Unusually Unsatisfied Uncertainties

It seems that I have grown rather prone to writing during those many hours of the night when I am awake and suffering from a terribly broken sleep schedule. As you can currently guess, my sleep schedule is rather broken, and has been for quite some time. That isn’t why I’m writing, though. It might be the cause, or rather a partial factor, but it isn’t what I intended on telling you about.

What I did intend on telling you about is the flute service I recently had done. It came back yesterday afternoon. The feel of the instrument has changed rather noticeably, but not so much that it is disconcerting or distracting. The work done by my local technician appears to be solid. There is a slight issue with my b-flat thumb key, which may resolve itself after a couple days of vigorous playing, but other than that, everything feels really nice.

For years, I’ve had this habit of playing with my right thumb in a bad position, and as a result, I had one of the holes plugged in order to achieve an otherwise imperfect seal. I found out while testing the flute that my technician had removed the plug, but the seal wasn’t as difficult to get, now that I’ve had instruction about how to position my right hand. The removal of the plug will force me to retain the correct hand position learned while in Switzerland. It will take a little time to get used to, as I have grown rather negligent in reinforcing the correct position as of late… but it shouldn’t be too terribly difficult to master.

As I expected, I haven’t heard from anybody I had contacted regarding performance opportunities, other than the one I mentioned about when last I wrote—the Temple Square Concert series. I’ve still got this urge to research other opportunities, and before I wrote this post I did just that. I found another promising competition which, although local, will at least allow me a performance opportunity in front of an orchestra. I haven’t decided if I want to take it just yet, though, because I’m already applying for the Alexander Buono International flute competition, which takes place in October if I win. After that will be the Temple Square concert in November, and this other opportunity I found would take place a week or two after that, with a possible performance in February to follow. I need to be careful not to overlap these things.

On a whim, I decided to review an Email I was sent back in 2010. I had sent an inquiry to the outreach and education program of the Utah Symphony Orchestra about how to gain an opportunity, and she basically said that soloists must get a recommendation from one who is respected by the Utah Symphony staff. I wonder if I should ask James to write me a letter of some kind. Who within the instrumental world wouldn’t respect his opinions? I’ve not decided just what I want to do about that yet. Perhaps I should just wait and see what result the Temple Square concert will bring? I’ve heard tell that sometimes contacts from the Utah Symphony will attend the series… but I really am not certain.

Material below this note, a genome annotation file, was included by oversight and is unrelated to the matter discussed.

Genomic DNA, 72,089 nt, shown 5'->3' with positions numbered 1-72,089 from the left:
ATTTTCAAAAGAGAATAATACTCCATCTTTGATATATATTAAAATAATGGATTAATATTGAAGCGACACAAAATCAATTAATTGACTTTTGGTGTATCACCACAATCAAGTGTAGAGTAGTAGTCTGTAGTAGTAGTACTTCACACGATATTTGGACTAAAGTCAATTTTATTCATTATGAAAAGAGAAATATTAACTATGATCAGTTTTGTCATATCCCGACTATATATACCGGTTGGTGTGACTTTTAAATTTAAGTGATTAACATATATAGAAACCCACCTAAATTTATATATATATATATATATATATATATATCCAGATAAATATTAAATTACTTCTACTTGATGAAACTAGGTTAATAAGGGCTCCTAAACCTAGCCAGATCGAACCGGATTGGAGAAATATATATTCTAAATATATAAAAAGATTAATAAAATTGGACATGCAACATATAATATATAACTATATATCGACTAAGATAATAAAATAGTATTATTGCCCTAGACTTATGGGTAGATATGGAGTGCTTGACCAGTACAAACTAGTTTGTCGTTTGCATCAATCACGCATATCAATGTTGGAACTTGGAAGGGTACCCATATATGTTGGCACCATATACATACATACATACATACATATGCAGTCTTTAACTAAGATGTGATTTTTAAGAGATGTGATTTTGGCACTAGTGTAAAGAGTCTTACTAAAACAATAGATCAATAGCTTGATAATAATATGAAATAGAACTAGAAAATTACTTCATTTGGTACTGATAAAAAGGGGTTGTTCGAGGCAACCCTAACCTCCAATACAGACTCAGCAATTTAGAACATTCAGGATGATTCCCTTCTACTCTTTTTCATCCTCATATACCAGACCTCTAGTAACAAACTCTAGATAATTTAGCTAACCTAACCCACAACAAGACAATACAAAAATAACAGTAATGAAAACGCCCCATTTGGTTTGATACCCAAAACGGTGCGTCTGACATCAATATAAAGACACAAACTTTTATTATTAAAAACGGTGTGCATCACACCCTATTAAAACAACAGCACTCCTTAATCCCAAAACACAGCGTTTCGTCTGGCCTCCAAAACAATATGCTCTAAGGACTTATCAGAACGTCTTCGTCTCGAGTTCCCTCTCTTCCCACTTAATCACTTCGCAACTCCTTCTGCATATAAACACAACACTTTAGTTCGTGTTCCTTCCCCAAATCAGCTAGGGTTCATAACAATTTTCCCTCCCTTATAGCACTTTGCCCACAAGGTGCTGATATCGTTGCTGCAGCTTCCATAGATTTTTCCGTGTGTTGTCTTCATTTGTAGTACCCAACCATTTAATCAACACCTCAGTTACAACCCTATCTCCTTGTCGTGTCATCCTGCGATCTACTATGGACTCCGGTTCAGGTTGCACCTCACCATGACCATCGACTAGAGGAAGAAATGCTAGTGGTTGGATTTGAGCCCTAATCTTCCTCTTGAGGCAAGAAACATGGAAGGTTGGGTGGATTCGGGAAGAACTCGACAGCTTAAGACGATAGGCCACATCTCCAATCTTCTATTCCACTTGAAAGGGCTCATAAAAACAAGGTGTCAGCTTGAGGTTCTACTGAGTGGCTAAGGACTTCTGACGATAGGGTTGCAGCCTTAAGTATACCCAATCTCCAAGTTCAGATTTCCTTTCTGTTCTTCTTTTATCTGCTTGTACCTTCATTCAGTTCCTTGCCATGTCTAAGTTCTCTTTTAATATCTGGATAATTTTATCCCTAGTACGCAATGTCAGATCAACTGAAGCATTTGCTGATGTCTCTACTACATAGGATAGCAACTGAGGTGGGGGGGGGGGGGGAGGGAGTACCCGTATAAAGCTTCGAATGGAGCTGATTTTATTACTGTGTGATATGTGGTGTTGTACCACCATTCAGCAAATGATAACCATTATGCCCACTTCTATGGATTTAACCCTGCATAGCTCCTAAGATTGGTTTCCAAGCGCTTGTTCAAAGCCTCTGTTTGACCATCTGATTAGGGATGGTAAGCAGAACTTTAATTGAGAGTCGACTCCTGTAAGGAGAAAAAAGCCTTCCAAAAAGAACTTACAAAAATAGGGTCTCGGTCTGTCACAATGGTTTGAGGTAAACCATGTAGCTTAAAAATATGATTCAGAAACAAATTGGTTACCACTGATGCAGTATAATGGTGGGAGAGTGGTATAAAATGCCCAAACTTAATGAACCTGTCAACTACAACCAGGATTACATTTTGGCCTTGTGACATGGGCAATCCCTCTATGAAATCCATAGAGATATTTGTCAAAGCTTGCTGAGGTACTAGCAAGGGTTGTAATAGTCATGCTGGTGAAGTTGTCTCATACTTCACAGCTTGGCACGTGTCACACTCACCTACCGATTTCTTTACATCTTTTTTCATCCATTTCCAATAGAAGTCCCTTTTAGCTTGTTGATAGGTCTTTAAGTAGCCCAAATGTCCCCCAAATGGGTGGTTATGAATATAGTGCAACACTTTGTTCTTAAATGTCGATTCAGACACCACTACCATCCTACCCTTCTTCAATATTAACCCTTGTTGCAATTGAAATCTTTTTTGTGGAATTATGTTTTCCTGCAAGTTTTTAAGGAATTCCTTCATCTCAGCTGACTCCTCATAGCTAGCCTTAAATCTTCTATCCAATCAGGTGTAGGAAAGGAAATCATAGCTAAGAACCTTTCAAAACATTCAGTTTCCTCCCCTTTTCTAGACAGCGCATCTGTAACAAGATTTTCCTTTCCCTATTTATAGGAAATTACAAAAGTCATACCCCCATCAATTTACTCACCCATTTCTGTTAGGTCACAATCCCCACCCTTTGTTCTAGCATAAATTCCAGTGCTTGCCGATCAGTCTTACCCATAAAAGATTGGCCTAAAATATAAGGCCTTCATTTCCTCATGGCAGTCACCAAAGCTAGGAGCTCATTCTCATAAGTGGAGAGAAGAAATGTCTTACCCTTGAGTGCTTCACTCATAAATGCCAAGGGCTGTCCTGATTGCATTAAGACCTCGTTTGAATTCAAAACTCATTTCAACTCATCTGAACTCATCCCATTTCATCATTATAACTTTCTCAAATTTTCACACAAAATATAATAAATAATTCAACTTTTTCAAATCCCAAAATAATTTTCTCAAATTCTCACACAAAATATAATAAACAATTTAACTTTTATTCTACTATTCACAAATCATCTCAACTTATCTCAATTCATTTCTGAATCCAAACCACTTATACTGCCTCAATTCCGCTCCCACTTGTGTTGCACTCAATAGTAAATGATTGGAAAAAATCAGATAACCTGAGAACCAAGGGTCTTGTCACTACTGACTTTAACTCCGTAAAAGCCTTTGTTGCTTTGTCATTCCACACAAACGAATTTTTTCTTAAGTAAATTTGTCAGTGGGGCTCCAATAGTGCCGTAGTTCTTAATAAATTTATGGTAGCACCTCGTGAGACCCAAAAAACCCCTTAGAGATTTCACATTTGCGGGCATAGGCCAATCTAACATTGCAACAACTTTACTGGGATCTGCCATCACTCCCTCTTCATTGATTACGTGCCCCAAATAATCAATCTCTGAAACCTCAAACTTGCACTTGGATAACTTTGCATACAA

I’ve been experiencing a little bit of anxiety regarding repertoire for this upcoming concert. When I called my accompanist last week to see if she was available, she said that she could accompany for me—but I felt a bit of hesitancy when I told her that I would be doing the entire hour. First she mentioned that it was a lot of music. I thought to myself that I’d done things like this before and she didn’t seem to mind the amount of music. It’s not like she’ll have to learn any completely new things, things that she and I haven’t ever played together before. She rather hastily mentioned, after the comment about it being a lot of music, that perhaps I shouldn’t just stick to the classical repertoire. While I agree with her that variety is a good thing, I’m half wondering if I should stick to just the so-called classical genre in order to show off my abilities? The more time I fill with Celtic or vocal music, the less anyone will know just what I can do as a concert flutist should there be some USO contact there. I’ve sort of got this thought running through my head that if she didn’t want to do an entire hour, she could have said that she didn’t want to, and I would have found another accompanist. I offered that, actually, but she didn’t take it. I’m not sure if she is genuine in her desire to hear me play other musical genres, or if she was just afraid to tell me that she didn’t want to accompany the entire hour.

On one hand, I think it would be great to stick to classical music to show off my abilities, but then again, if I throw some Celtic things in there as well, it would show that I can do other things as well. I have always wanted to do an all-classical recital, but people have always suggested I throw a little variety in as well. I don’t want to bore my audience to death, and yet I really would love to show off something flashy that would perhaps increase the appreciation for classical music, make it fun and enjoyable to listen to. There are so many pieces that I’d love to do within the classical selection! I just don’t know weather I want to please myself or everyone else with this one. Isn’t it the performer’s job to provide entertainment that is pleasing to the audience? If I do what I’d like this time, will I be putting myself at a disadvantage by possibly boring my audience and diminishing the potentiality of future attendance?

I really do not like this conundrum at present, and am hoping I can figure out something soon. Do I use this concert as a way to say “This is what I can do as a concert flutist,” or do I use it to say that I’m more than just a concert flutist? If I use this concert as a way to get a potential contact, will I diminish the desire to be contacted by playing less classical music than what was hoped for? I just don’t know. This is me, closing on an uncertain note for the first time. I hope to find a satisfactory answer to these questions…

Forever Questioning,


General Update of… Amusingness?